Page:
(GIN)–Expectations of a windfall from the discovery of oil have been dashed by a weakening cedi, with ordinary citizens feeling the pinch.
“Prices of ingredients in the market have been changing almost every month,” Anastancia Bokpe, who runs a restaurant in the east Legon suburb of the capital, complained to Reuters. “We are already in a severe hardship and things are only getting worse.”
Ghana’s modest oil-boom growth has been outpaced by its debt obligations to banks, global lenders and national governments. The government of President John Mahama finds itself in the unenviable position of signing for new loans and taking on new debt. The currency–the cedi–is now rated “the poorest performer in the global market.”
In less than a year, the cedi lost 30 percent of its value against the dollar, reported Bloomberg News.
“That’s the biggest drop in the world today after Somali shilling among more than 150 currencies tracked by Bloomberg. Its year-to-date loss of 21 percent is the worst in Africa.”
Finance Minister Seth Terkper, in his recent mid-year budget review, cited falling prices for coffee and gold and rising debt obligations.
“Ghana’s total public debt stock, which stood at US$19 million at end-December 2012, increased to US$24 million at the end of December 2013”, he confessed.
“Assuming economic growth of five to eight per cent a year, annual foreign debt payments are still projected to reach 15 per cent of government revenue by 2020 and over 20 per cent by the mid-2020s,” observed the UK-based Jubilee Debt Campaign.
To keep up with the payments, Ghana has borrowed from the World Bank and IMF, private lenders and foreign governments – all of whom demand an onerous rate of interest. In May, besieged by citizen protests, President Mahama promised that Ghana would adopt a “home grown” stabilization policy rather than an IMF financial assistance program with spending cuts and reduced public sector wages. That pledge, it seems, could not be met.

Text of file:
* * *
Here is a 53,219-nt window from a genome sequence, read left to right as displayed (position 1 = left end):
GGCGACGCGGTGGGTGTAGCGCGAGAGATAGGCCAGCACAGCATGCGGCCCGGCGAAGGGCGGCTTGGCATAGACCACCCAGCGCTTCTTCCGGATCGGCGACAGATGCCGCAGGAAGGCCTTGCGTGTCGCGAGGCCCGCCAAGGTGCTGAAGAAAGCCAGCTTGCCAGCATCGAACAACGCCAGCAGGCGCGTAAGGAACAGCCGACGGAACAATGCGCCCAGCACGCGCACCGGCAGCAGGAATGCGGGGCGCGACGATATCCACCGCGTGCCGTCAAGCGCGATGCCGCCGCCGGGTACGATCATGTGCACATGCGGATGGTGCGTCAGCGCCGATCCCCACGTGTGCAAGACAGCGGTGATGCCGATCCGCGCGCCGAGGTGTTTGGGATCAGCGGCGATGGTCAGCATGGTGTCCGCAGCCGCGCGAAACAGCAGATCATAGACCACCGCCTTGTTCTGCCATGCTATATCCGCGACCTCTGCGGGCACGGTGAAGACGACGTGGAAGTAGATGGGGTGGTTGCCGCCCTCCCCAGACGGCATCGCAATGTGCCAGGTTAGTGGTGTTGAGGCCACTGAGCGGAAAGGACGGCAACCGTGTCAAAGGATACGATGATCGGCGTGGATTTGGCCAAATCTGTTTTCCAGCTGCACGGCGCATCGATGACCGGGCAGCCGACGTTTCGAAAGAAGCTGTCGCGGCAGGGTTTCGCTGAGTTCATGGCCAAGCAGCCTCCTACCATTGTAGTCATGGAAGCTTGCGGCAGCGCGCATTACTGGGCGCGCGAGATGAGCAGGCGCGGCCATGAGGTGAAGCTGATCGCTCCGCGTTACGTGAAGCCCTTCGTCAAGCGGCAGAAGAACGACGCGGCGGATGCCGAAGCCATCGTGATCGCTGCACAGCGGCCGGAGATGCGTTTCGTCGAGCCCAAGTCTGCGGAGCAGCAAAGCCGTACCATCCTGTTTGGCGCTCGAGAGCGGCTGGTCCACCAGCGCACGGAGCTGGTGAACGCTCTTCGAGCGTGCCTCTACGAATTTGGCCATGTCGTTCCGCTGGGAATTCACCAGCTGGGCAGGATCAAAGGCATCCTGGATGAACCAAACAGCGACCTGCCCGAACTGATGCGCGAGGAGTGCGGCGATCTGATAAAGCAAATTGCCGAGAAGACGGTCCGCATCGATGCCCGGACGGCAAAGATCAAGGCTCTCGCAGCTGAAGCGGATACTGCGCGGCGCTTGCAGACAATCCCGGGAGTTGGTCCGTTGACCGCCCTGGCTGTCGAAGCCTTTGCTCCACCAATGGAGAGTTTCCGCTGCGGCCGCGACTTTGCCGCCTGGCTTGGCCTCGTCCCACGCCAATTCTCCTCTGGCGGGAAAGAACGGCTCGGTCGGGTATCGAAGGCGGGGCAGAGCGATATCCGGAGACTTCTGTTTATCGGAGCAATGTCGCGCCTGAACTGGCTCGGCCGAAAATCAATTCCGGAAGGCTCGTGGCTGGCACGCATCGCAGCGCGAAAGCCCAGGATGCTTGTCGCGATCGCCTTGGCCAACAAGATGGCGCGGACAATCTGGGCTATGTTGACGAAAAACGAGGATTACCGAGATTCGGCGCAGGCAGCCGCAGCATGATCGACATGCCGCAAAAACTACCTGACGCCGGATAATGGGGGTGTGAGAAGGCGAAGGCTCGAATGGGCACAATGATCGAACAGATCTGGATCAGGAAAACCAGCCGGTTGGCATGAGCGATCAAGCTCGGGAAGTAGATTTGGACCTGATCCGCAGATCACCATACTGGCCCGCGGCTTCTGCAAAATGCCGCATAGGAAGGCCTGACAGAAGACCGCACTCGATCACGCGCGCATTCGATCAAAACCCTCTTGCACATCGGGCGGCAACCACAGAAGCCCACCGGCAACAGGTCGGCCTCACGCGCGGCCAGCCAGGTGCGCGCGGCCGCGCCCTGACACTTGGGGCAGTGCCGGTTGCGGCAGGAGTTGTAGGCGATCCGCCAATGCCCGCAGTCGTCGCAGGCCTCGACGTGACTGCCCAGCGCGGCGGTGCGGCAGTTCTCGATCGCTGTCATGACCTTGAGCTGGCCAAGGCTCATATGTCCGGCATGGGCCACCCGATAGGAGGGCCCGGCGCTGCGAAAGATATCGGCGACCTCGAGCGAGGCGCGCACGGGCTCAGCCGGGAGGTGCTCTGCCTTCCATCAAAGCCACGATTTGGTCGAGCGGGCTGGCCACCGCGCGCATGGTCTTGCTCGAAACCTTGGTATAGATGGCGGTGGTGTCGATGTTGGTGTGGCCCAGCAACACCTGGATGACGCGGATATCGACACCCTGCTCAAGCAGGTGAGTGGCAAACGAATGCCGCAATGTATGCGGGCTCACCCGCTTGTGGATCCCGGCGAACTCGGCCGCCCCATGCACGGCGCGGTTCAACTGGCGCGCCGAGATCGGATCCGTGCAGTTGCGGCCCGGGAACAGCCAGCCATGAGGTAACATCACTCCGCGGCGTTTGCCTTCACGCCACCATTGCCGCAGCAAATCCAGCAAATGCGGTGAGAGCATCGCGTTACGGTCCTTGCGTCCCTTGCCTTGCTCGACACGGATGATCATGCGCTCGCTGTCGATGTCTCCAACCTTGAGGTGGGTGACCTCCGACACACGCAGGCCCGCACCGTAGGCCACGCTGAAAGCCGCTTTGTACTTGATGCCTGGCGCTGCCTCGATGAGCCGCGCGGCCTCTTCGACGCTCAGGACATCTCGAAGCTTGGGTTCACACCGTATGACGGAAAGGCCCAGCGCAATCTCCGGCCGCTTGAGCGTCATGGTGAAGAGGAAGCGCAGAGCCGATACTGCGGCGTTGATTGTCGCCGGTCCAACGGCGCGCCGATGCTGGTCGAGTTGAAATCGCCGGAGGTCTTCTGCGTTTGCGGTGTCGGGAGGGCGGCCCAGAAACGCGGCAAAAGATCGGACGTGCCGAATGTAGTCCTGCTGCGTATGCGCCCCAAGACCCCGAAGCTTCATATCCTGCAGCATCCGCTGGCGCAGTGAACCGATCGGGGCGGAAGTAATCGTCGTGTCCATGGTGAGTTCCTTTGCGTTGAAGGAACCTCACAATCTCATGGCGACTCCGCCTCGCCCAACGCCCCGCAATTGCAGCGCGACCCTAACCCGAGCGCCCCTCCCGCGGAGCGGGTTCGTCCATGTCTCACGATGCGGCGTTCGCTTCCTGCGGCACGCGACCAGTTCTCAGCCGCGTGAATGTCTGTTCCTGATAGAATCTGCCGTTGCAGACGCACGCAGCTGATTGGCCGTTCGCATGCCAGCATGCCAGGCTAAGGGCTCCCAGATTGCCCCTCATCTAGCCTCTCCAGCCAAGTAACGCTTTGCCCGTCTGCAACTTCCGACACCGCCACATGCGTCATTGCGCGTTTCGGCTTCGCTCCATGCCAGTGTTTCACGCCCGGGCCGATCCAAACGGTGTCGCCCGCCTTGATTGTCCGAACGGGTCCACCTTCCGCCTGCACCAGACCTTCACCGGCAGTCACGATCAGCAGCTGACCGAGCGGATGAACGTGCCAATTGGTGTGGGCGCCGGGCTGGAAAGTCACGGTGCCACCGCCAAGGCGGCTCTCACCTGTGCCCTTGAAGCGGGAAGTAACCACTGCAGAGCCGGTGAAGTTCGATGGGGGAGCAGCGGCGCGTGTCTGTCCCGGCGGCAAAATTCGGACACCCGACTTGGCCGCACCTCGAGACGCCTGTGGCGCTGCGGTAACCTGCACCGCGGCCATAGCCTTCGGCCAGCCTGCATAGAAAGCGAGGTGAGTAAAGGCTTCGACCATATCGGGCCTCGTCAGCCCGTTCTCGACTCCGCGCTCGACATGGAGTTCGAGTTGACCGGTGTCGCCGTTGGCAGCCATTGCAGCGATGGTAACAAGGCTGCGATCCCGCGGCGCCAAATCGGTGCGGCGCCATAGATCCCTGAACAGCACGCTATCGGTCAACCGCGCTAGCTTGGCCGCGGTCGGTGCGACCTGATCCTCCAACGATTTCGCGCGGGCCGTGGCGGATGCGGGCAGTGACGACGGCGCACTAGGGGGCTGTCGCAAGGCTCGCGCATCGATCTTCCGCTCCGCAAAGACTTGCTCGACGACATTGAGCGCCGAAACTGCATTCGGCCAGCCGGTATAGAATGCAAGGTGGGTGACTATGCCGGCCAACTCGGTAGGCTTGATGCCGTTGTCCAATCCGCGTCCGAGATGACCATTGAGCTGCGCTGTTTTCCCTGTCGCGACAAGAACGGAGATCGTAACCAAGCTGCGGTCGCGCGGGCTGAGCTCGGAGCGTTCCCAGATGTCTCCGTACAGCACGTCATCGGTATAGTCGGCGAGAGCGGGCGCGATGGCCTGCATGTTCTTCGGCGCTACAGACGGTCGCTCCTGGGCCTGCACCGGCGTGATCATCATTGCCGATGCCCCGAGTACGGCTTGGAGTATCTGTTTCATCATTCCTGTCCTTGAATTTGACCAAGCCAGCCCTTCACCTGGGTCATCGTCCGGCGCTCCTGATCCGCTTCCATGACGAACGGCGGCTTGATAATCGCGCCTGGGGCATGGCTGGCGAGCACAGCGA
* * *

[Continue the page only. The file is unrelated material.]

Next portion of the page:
Accepting an IMF loan erases all achievements from previous years, warned Afro-China academic, Dr Lloyd Amoah.
“Once we go to the IMF and conform to its policy prescriptions, the final nail will have been driven in the (past president John) Kufuor’s legacy… it is all but gone… in effect we [are] back to economic ground zero,” he wrote on his Facebook page.
Speaking recently to a summit of Young African Leaders, President Obama said there was a legitimate discussion to be heard around debt forgiveness.
A proposal to cancel the trillions in debt owed by Ghana and other African nations may be coming up before the Group of Seven rich nations, he said.
“I think there’s genuine openness to how can we help make sure that countries are not saddled with debts that may have been squandered by past leaders, but that now hamstring countries, making them unable to get out from under the yoke of those debts,” Obama said.
Critics, such as the Jubilee Debt Campaign, insist on 100 percent cancellation of Africa’s debt, and to switch to a system of grants for poor countries, rather than loans.